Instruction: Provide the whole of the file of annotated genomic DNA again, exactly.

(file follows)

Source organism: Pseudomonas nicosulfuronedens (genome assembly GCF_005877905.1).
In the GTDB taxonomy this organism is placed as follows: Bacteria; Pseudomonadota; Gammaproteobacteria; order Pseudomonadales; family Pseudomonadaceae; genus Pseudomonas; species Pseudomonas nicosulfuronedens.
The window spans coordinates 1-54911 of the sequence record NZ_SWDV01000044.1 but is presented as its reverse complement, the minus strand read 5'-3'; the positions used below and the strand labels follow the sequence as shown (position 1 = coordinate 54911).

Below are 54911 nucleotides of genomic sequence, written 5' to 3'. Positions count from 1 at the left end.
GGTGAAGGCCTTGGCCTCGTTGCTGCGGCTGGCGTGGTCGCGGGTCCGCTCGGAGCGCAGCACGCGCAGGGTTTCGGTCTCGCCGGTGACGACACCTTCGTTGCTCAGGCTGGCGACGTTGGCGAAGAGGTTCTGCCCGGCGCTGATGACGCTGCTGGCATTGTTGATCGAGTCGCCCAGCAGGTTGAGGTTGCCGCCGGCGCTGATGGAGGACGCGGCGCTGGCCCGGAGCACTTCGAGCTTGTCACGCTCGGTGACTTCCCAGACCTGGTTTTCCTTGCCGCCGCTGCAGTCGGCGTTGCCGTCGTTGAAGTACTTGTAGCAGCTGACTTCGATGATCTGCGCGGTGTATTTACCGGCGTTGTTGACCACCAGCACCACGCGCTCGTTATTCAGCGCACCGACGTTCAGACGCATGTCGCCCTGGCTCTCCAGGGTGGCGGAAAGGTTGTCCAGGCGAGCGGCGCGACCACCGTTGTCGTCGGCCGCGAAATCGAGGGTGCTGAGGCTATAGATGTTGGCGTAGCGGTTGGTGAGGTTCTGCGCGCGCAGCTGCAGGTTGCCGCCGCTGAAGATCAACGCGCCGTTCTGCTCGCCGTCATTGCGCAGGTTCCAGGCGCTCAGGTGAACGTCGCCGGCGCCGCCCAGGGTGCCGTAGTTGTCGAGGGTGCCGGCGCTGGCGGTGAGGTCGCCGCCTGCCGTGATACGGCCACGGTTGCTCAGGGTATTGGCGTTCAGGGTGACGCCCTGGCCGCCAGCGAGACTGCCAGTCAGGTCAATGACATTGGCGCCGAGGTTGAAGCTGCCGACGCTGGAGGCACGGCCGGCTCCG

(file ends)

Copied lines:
Source organism: Pseudomonas nicosulfuronedens (genome assembly GCF_005877905.1).
In the GTDB taxonomy this organism is placed as follows: Bacteria; Pseudomonadota; Gammaproteobacteria; order Pseudomonadales; family Pseudomonadaceae; genus Pseudomonas; species Pseudomonas nicosulfuronedens.
The window spans coordinates 1-54911 of the sequence record NZ_SWDV01000044.1 but is presented as its reverse complement, the minus strand read 5'-3'; the positions used below and the strand labels follow the sequence as shown (position 1 = coordinate 54911).

Below are 54911 nucleotides of genomic sequence, written 5' to 3'. Positions count from 1 at the left end.
GGTGAAGGCCTTGGCCTCGTTGCTGCGGCTGGCGTGGTCGCGGGTCCGCTCGGAGCGCAGCACGCGCAGGGTTTCGGTCTCGCCGGTGACGACACCTTCGTTGCTCAGGCTGGCGACGTTGGCGAAGAGGTTCTGCCCGGCGCTGATGACGCTGCTGGCATTGTTGATCGAGTCGCCCAGCAGGTTGAGGTTGCCGCCGGCGCTGATGGAGGACGCGGCGCTGGCCCGGAGCACTTCGAGCTTGTCACGCTCGGTGACTTCCCAGACCTGGTTTTCCTTGCCGCCGCTGCAGTCGGCGTTGCCGTCGTTGAAGTACTTGTAGCAGCTGACTTCGATGATCTGCGCGGTGTATTTACCGGCGTTGTTGACCACCAGCACCACGCGCTCGTTATTCAGCGCACCGACGTTCAGACGCATGTCGCCCTGGCTCTCCAGGGTGGCGGAAAGGTTGTCCAGGCGAGCGGCGCGACCACCGTTGTCGTCGGCCGCGAAATCGAGGGTGCTGAGGCTATAGATGTTGGCGTAGCGGTTGGTGAGGTTCTGCGCGCGCAGCTGCAGGTTGCCGCCGCTGAAGATCAACGCGCCGTTCTGCTCGCCGTCATTGCGCAGGTTCCAGGCGCTCAGGTGAACGTCGCCGGCGCCGCCCAGGGTGCCGTAGTTGTCGAGGGTGCCGGCGCTGGCGGTGAGGTCGCCGCCTGCCGTGATACGGCCACGGTTGCTCAGGGTATTGGCGTTCAGGGTGACGCCCTGGCCGCCAGCGAGACTGCCAGTCAGGTCAATGACATTGGCGCCGAGGTTGAAGCTGCCGACGCTGGAGGCACGGCCGGCTCCG